You might want to think twice before bringing a colorful poinsettia plant to cheer a friend during the holidays.
Poinsettia can cause severe reactions among people who have latex allergies. Because the biggest groups of such people are health care and food industry workers who are repeatedly exposed to latex gloves for infection control, you might want to reconsider what plant you bring into a hospital.
The ornamental poinsettia plant (Euphorbia pulcherrima), with its red or pink petals and deep green leaves, belongs to the same plant family as the Brazilian rubber tree from which latex is obtained.
Direct contact with the white, milky sap from a broken poinsettia leaf, or from pruning the plant, can trigger an allergic reaction within minutes. Symptoms can include rash, hives, sneezing, coughing, tightness in the throat and difficulty breathing; in rare instances, the reaction could be life-threatening.
“We’re recommending caution, especially if the plants are crushed or damaged,” said Dr. Peter M. Ranta, an allergist at the Medical College of Georgia in Augusta, who recently presented poinsettia allergy findings at the annual meeting of the American Academy of Allergy, Asthma and Immunology in New Orleans.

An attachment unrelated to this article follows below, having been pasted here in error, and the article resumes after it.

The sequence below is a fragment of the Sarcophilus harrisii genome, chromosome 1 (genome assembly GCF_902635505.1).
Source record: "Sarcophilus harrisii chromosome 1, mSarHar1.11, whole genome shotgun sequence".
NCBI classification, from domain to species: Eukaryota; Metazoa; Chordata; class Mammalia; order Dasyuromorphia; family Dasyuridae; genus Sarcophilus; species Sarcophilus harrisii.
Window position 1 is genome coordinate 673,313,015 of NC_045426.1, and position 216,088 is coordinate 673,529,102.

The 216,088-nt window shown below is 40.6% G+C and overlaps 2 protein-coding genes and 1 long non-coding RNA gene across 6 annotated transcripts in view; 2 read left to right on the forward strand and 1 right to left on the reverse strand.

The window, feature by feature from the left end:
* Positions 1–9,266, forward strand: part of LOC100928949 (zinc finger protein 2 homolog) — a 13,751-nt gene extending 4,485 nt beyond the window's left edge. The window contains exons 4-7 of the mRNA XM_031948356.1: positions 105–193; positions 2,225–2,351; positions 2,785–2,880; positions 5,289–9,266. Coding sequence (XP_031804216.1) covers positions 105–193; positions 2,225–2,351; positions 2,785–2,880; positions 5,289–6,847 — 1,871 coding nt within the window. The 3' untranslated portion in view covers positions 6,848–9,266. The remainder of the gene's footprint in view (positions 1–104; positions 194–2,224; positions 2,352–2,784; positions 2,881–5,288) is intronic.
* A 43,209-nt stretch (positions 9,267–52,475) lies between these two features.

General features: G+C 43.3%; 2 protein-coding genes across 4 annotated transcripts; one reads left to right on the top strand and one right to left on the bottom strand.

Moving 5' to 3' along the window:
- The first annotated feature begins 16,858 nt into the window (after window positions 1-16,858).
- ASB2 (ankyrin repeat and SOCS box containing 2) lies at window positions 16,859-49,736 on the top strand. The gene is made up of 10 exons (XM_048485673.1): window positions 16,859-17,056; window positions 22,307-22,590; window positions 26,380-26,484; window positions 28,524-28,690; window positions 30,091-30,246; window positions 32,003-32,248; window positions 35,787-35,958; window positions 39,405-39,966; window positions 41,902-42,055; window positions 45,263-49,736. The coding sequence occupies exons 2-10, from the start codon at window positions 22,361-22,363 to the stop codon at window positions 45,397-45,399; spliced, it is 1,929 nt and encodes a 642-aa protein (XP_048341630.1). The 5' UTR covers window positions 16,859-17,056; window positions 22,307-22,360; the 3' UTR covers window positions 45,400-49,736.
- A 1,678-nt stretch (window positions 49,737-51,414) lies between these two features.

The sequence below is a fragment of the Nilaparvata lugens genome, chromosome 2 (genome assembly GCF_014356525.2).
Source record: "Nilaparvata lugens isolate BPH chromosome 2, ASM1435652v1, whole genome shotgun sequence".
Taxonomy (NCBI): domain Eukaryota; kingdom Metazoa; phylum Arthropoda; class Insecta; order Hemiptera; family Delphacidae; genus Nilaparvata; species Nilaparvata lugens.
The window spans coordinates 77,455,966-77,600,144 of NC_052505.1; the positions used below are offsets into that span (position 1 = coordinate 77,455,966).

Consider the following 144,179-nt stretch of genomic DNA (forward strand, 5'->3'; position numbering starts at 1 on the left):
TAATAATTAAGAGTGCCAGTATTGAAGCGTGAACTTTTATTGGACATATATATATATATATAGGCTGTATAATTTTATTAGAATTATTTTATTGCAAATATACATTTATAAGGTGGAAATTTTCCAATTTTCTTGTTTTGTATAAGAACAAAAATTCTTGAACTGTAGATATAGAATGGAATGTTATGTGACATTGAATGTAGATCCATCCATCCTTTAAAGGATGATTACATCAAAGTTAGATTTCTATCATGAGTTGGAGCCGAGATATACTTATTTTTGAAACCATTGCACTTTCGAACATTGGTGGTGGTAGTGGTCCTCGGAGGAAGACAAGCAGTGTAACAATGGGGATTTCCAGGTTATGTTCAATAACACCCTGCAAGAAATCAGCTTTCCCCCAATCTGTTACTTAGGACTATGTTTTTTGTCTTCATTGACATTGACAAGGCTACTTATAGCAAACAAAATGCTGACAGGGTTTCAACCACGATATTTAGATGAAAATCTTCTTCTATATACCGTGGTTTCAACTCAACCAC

Ranta identified two allergy-producing proteins common to the Brazilian rubber tree and poinsettia plants. He also showed that 40% of people sensitive to latex produced antibodies to the poinsettia plant.
He said he’s unaware of anyone who has had a severe reaction to poinsettia sap, but the potential is there, especially if the person has extreme reactions to latex.
He advises people with latex allergies to be careful about pruning ficus plants too. The popular Ficus benjamina belongs to the same allergy-inducing family as the rubber tree and poinsettia.
The poinsettia was named after Joel R. Poinsett, the first U.S. ambassador to Mexico, who took cuttings of it back to his native South Carolina in the 1820s.